Aug. 2, 2019

Texas Courts of Appeals

In re State of Texas, ex rel. Durden

No. 04-19-00376-CR      7/24/19


Can a writ of mandamus be used to compel a judge to discontinue a “pay-to-plea” policy in which criminal defendants are required to pay fines and court costs before the judge will accept a plea bargain and formally pronounce sentence?


No. “We decline [the] relator’s request to compel Judge Shahan or any other judge in Kinney County to develop new policies or local rules of administration. … To the extent the directions to the Clerk and Kinney County Treasurer contained in the June 18 Order are inadequate to address the return of all funds that Judge Shahan concedes are ‘inappropriate under applicable law,’ we are confident Judge Shahan will take all necessary steps to identify any person who paid the fines and court costs in violation of applicable laws and return those funds.” Read opinion.


This mandamus application was rendered moot when the judge rescinded his policy of requiring payment of fines and court costs before the acceptance of a plea bargain, and there was indication that the judge intended to reinstate that policy. This decision does not provide any law suggesting the impropriety of such a policy, but it does appear to assume that such a policy is not appropriate. In any event, a review of the court of appeals website reveals a very thorough, principled, and well-researched petition filed by the Kinney County Attorney, which prosecutors should turn to if this issue arises again.

Davis v. State

No. 05-18-00272-CR    7/24/19


Does admission of statements made by one of two sexual assault victims during a forensic sexual assault exam violate the Confrontation Clause and Crawford when the victim has died before trial?


No. Although the defendant “raises a significant concern involving statements made by an unavailable witness within her medical records,” any error in admission of statements that the victim was threatened, where the assault occurred, and the identity of the people who assaulted her and the victim named in the indictment was harmless. Read opinion.

Concurrence (Pedersen, J.):

“I believe [the] appellant is due an answer to the question he raises, and I believe litigants, counsel, and trial courts would benefit from a careful consideration of the important constitutional issue he raises. I would like our Court to speak clearly concerning how the Confrontation Clause should apply in the case of a sexual assault examination when the victim is not available to testify at trial.” Read opinion.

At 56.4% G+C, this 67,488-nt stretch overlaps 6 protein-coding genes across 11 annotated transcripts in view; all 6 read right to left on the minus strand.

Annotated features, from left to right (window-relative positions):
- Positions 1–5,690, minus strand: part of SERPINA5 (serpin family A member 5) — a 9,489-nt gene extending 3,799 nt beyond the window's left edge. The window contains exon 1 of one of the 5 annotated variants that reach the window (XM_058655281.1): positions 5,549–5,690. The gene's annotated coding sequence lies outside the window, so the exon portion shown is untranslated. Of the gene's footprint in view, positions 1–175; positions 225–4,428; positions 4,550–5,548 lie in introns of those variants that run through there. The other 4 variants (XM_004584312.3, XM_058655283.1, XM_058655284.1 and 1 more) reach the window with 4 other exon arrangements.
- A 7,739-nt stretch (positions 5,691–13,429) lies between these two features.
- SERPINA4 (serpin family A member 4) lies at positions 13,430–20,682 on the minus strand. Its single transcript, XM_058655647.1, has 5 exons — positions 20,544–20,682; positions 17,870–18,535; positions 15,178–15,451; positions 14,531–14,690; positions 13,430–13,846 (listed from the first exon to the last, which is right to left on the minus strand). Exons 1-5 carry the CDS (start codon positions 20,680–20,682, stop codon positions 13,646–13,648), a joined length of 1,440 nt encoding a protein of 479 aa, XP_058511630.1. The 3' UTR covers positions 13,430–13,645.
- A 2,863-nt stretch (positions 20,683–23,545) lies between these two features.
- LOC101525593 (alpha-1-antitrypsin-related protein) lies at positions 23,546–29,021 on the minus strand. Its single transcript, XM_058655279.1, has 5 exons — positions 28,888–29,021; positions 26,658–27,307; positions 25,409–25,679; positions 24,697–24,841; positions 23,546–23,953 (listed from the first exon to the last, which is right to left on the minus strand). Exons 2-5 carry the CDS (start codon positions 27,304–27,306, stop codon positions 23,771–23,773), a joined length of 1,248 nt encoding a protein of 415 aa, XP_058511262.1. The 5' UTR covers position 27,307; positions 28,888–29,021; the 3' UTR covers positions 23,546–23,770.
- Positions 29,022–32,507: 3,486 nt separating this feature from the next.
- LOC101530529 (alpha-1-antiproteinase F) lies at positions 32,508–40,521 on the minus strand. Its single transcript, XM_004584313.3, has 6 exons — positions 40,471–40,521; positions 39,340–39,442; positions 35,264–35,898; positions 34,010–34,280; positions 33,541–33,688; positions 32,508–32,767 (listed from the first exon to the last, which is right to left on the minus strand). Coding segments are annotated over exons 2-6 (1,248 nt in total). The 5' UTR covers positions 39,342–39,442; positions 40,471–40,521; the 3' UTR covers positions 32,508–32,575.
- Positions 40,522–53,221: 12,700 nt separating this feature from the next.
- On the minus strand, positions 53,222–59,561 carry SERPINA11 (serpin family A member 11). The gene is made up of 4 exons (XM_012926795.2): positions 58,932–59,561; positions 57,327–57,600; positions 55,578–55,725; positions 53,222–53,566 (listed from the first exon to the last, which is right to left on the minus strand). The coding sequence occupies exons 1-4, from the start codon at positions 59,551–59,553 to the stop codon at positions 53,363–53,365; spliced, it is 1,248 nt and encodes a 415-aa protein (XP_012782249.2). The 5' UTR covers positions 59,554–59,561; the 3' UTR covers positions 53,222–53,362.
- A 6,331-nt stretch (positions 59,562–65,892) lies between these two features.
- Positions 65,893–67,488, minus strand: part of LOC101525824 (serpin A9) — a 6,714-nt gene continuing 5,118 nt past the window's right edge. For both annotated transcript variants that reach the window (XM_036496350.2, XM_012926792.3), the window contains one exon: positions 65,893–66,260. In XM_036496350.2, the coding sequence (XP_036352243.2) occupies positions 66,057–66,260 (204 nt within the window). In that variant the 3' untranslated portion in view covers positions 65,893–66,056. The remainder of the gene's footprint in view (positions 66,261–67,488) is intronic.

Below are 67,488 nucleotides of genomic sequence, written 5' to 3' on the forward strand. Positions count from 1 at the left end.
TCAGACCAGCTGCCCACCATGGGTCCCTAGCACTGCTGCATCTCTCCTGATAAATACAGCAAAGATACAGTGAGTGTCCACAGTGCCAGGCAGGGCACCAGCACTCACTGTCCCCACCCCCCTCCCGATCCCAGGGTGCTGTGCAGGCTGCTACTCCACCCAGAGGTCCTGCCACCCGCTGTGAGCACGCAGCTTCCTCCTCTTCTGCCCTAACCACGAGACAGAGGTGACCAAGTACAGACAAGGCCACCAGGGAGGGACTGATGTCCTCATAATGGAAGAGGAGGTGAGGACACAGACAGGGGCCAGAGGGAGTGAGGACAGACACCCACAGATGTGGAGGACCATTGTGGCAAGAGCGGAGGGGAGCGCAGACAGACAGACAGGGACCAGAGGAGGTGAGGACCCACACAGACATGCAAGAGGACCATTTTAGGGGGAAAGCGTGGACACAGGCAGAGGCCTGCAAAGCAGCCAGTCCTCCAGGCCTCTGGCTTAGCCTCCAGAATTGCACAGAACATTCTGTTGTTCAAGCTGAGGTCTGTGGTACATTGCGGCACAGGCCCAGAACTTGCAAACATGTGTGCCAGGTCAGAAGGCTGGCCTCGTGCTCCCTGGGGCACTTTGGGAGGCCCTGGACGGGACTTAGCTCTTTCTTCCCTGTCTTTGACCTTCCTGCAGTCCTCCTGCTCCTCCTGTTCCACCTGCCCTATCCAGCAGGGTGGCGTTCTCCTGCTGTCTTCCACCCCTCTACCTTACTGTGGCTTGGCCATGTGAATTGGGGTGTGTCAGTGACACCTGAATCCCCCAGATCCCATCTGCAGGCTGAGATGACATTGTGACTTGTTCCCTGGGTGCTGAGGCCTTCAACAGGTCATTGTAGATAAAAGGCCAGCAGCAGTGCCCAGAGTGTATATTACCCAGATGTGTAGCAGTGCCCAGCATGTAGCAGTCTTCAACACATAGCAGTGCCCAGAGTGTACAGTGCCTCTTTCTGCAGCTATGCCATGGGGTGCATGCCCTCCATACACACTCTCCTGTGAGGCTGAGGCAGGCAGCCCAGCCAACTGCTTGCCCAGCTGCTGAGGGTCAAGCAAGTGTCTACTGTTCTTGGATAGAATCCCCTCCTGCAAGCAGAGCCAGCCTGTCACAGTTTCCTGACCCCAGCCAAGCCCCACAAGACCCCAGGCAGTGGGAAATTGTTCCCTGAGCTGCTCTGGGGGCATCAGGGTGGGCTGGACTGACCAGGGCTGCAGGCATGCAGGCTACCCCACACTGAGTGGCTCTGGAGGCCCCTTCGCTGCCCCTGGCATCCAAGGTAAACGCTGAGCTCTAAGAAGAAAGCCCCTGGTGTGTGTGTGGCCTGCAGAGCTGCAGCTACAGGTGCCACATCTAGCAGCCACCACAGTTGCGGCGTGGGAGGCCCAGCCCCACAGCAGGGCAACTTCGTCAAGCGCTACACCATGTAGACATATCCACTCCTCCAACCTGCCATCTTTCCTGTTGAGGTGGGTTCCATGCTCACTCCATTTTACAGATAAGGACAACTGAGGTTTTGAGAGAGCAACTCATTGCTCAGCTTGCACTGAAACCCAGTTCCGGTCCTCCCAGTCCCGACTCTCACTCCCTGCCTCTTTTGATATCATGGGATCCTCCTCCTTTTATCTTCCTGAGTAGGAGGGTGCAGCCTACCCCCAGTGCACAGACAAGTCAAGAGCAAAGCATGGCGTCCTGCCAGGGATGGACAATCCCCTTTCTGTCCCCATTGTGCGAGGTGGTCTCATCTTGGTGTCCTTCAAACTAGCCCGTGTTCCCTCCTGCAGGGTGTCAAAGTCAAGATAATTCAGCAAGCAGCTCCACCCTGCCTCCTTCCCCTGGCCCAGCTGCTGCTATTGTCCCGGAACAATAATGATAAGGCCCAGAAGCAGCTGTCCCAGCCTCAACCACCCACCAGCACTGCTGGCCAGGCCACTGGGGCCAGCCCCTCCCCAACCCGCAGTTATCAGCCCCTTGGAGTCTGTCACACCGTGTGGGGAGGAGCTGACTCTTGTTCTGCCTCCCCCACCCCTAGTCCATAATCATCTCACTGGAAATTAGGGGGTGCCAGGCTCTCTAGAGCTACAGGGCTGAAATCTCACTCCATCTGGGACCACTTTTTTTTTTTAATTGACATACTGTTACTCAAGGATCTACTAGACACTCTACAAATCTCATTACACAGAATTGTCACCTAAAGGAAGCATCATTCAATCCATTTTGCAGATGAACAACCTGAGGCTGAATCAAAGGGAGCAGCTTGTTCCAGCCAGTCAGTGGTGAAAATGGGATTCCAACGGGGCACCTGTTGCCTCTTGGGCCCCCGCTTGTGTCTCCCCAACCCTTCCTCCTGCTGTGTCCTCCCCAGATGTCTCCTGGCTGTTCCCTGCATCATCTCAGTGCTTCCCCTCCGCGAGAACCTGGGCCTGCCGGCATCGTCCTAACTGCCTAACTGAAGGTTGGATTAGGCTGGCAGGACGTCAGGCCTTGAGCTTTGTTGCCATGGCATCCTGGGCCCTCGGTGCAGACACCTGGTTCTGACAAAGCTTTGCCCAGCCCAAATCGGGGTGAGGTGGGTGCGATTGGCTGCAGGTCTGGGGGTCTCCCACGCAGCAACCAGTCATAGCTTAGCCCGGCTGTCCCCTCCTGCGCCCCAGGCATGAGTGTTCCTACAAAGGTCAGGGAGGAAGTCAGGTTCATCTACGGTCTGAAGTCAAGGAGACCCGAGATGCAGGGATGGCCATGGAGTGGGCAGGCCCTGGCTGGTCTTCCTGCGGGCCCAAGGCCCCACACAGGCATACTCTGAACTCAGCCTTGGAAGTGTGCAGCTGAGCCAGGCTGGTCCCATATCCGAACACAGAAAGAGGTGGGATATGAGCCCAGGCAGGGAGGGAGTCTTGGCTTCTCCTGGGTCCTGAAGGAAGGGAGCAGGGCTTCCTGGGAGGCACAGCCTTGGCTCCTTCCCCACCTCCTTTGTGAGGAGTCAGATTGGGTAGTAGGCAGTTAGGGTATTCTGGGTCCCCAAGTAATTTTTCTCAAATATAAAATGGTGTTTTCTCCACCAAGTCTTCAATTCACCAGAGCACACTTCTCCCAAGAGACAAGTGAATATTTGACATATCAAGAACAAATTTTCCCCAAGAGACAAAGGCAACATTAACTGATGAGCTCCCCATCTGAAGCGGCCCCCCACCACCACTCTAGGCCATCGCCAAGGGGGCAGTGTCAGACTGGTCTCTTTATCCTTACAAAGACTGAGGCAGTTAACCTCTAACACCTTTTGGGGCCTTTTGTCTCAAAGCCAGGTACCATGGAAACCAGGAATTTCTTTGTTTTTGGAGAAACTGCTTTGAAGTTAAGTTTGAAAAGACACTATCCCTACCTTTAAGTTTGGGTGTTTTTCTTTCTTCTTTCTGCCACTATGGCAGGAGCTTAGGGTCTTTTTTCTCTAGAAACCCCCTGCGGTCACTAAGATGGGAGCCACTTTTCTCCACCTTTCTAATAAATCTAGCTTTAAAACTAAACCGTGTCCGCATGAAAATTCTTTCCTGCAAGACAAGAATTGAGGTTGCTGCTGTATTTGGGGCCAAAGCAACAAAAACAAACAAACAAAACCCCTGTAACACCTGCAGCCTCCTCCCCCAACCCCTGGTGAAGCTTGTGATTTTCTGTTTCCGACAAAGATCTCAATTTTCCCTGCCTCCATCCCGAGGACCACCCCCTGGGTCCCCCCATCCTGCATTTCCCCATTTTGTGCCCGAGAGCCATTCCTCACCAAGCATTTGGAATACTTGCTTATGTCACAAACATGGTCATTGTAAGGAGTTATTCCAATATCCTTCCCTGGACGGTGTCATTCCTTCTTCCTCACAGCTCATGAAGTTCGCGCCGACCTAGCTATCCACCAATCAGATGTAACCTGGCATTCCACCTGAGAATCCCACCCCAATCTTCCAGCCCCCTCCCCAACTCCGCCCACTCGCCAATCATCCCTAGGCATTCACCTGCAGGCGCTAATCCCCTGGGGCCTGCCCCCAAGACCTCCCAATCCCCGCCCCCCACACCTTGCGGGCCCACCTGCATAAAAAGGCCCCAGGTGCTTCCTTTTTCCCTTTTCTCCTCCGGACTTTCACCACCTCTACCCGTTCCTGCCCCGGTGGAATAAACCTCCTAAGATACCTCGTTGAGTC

This is an important issue, as identified by the concurring opinion. But Texas courts have typically held that a victim’s statements given during a SANE examination are not “testimonial” for the purposes of Crawford v. Washington. These statements are typically admissible under the “medical diagnosis and treatment” exception to the hearsay rule. The problem is that many of these decisions are unpublished. See Berkley v. State, 298 S.W.3d 712 (Tex. App. — San Antonio 2009, pet. ref’d). If a defense lawyer cites the concurring opinion to you, refer the judge to Berkley (and perhaps the unpublished decisions that have cited it).

Ex parte Palacios

No. 08-16-00220-CR    7/24/18


Is Penal Code §38.171 (criminalizing a failure to report felony with serious bodily injury or death) unconstitutionally vague?


No. The statute is not unconstitutionally vague on its face. In this pretrial writ of habeas corpus proceeding, the defendant, after witnessing a murder, drove to a hotel to spend the night and did not report the murder. She also encouraged her husband not to report the murder. The court rejected the defendant’s argument that no culpability requirement should be applied to the statute when serious bodily injury or death may or may not have resulted from what a defendant has seen. Read opinion.


This is a wonderful decision. If you are faced with a pretrial or facial vagueness challenge—that does not involve the First Amendment—definitely turn to this decision.


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